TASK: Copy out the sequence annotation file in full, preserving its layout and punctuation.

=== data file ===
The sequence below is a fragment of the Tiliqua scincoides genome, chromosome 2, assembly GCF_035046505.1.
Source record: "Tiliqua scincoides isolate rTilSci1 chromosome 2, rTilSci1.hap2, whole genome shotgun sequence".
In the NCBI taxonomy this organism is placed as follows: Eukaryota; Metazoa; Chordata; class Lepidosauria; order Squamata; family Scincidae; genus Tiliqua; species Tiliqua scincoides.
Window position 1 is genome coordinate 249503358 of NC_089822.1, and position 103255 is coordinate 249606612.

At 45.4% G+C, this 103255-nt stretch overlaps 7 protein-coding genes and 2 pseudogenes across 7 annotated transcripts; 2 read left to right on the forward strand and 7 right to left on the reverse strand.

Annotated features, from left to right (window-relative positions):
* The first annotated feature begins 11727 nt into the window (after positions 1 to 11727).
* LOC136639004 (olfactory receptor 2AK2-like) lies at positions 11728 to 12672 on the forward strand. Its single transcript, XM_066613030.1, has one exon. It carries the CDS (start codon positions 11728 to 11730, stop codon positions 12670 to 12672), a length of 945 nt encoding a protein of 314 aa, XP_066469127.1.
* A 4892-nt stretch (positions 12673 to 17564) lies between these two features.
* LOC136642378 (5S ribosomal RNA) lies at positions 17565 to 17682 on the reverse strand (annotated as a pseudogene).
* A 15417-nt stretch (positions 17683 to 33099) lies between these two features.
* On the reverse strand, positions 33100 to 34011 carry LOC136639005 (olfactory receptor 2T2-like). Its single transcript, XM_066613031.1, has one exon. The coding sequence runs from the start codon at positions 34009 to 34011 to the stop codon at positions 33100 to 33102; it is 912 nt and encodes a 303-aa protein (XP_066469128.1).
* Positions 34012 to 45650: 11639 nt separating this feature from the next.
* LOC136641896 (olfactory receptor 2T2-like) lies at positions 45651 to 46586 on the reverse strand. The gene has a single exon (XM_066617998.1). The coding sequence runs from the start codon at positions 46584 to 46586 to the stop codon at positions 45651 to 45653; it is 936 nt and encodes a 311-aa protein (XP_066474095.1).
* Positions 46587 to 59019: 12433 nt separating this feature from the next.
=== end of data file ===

The sequence below is a fragment of the Tiliqua scincoides genome, chromosome 2, assembly GCF_035046505.1.
Source record: "Tiliqua scincoides isolate rTilSci1 chromosome 2, rTilSci1.hap2, whole genome shotgun sequence".
In the NCBI taxonomy this organism is placed as follows: Eukaryota; Metazoa; Chordata; class Lepidosauria; order Squamata; family Scincidae; genus Tiliqua; species Tiliqua scincoides.
Window position 1 is genome coordinate 249503358 of NC_089822.1, and position 103255 is coordinate 249606612.

At 45.4% G+C, this 103255-nt stretch overlaps 7 protein-coding genes and 2 pseudogenes across 7 annotated transcripts; 2 read left to right on the forward strand and 7 right to left on the reverse strand.

Annotated features, from left to right (window-relative positions):
* The first annotated feature begins 11727 nt into the window (after positions 1 to 11727).
* LOC136639004 (olfactory receptor 2AK2-like) lies at positions 11728 to 12672 on the forward strand. Its single transcript, XM_066613030.1, has one exon. It carries the CDS (start codon positions 11728 to 11730, stop codon positions 12670 to 12672), a length of 945 nt encoding a protein of 314 aa, XP_066469127.1.
* A 4892-nt stretch (positions 12673 to 17564) lies between these two features.
* LOC136642378 (5S ribosomal RNA) lies at positions 17565 to 17682 on the reverse strand (annotated as a pseudogene).
* A 15417-nt stretch (positions 17683 to 33099) lies between these two features.
* On the reverse strand, positions 33100 to 34011 carry LOC136639005 (olfactory receptor 2T2-like). Its single transcript, XM_066613031.1, has one exon. The coding sequence runs from the start codon at positions 34009 to 34011 to the stop codon at positions 33100 to 33102; it is 912 nt and encodes a 303-aa protein (XP_066469128.1).
* Positions 34012 to 45650: 11639 nt separating this feature from the next.
* LOC136641896 (olfactory receptor 2T2-like) lies at positions 45651 to 46586 on the reverse strand. The gene has a single exon (XM_066617998.1). The coding sequence runs from the start codon at positions 46584 to 46586 to the stop codon at positions 45651 to 45653; it is 936 nt and encodes a 311-aa protein (XP_066474095.1).
* Positions 46587 to 59019: 12433 nt separating this feature from the next.